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Strategies of Secession and Counter-Secession

Negotiating Escalation in Northern Ireland

Political Violence
 
Social Movements
 
Protests
 
Presenter
Niall O Dochartaigh
National University of Ireland, Galway
Authors
Niall O Dochartaigh
National University of Ireland, Galway

Abstract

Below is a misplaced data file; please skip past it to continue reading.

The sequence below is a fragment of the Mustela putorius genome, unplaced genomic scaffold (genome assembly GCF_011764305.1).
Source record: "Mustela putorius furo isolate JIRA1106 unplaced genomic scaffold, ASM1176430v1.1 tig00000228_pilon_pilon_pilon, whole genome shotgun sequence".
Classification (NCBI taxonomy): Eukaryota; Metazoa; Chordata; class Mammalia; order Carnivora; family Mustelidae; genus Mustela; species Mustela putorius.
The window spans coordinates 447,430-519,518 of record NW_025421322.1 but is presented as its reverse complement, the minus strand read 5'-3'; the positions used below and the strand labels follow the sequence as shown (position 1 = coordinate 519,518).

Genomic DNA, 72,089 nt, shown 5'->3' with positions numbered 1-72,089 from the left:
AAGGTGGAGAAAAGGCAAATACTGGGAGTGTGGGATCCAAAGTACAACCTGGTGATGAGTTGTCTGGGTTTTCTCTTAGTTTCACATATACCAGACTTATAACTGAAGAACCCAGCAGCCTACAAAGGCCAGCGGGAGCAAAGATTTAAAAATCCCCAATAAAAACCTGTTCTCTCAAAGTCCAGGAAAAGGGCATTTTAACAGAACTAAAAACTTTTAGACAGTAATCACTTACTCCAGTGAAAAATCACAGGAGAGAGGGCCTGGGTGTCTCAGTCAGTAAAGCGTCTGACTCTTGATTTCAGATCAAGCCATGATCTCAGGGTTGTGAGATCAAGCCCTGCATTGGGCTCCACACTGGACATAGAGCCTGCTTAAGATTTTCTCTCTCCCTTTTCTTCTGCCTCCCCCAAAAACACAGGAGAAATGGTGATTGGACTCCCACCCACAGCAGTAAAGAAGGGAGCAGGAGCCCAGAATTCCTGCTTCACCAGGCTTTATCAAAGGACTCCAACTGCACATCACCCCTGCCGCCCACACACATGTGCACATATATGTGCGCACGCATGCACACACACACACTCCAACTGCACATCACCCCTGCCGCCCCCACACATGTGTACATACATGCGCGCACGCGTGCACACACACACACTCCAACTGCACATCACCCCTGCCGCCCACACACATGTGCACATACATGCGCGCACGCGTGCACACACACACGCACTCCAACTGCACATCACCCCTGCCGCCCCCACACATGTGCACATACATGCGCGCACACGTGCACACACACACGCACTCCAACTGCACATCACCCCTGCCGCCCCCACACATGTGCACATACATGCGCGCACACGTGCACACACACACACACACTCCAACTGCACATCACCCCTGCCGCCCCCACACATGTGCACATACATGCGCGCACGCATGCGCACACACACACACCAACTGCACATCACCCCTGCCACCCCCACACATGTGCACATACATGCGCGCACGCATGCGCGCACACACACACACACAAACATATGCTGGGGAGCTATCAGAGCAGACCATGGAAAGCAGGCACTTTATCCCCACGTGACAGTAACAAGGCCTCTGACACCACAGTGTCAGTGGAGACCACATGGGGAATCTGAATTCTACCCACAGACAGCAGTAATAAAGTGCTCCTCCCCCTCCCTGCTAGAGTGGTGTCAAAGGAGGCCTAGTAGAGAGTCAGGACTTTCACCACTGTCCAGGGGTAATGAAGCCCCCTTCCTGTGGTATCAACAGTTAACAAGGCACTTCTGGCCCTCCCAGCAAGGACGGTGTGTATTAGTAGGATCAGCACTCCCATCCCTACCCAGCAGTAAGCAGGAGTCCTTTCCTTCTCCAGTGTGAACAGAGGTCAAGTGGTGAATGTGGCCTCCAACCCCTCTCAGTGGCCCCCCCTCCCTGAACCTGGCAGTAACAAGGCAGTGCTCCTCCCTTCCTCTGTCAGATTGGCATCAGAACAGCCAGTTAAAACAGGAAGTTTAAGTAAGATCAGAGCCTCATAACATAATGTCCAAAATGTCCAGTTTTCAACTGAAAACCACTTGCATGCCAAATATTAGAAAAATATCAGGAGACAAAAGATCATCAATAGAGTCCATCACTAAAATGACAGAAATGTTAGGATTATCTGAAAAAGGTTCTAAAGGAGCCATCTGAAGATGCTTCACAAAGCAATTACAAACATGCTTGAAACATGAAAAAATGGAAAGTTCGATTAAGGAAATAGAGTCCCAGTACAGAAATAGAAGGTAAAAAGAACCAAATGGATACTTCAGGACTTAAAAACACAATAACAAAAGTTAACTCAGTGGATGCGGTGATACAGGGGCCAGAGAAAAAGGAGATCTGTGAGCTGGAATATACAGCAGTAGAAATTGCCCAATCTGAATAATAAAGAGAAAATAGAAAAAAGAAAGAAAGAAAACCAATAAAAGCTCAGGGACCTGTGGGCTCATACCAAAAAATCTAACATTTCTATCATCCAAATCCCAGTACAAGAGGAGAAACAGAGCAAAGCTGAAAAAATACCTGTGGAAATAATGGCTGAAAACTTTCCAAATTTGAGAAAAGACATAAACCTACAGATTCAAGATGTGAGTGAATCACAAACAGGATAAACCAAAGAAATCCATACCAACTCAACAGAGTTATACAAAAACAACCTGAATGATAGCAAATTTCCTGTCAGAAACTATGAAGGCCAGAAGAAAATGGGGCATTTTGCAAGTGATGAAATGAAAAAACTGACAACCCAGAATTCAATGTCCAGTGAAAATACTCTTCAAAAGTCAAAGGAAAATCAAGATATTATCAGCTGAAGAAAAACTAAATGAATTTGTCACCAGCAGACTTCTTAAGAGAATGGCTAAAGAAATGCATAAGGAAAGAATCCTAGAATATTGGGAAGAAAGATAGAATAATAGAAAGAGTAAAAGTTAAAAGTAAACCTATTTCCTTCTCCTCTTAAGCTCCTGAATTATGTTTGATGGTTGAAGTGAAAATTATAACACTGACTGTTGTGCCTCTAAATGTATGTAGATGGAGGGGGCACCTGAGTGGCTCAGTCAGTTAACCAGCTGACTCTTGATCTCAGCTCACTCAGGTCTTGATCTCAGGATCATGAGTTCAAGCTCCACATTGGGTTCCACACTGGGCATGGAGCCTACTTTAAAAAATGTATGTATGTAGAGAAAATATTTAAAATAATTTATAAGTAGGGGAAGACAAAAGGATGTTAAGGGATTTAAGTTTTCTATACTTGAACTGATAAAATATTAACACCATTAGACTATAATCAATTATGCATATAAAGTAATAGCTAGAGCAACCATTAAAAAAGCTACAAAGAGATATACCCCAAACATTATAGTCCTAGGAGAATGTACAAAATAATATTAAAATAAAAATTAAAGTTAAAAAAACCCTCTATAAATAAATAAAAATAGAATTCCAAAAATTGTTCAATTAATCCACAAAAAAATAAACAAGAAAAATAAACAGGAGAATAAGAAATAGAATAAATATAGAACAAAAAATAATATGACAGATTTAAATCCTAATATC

Rising violence in Northern Ireland from 1969 onward stimulated the proliferation of new communication channels between opposing forces and a widespread increase in contact across political divides. Security forces and politicians sought out contact with newly emerging political forces, even the most militant and radical of them. These early contacts show the extent of the shared interests between the British state and Irish Republicans and nationalists, demonstrating they were capable of pragmatic cooperation and coordination. The paper traces the interrelated development of escalation and negotiation between 1969 and 1971 as local compromise arrangements to preserve order came under increasing pressure from the broader political struggle to shape political institutions and frameworks. Short-term negotiated agreements aimed at maintaining order frequently acted as a catalyst for renewed escalation by provoking opposition from third parties, thereby clarifying the limits to conciliation. The paper explains the breakdown in relations and the failure of bargaining in terms of intra-organisational struggles. It argues that the limited shared interests evident in these early agreements remained important despite escalating violence and help to explain the ultimate emergence of a wider political settlement.
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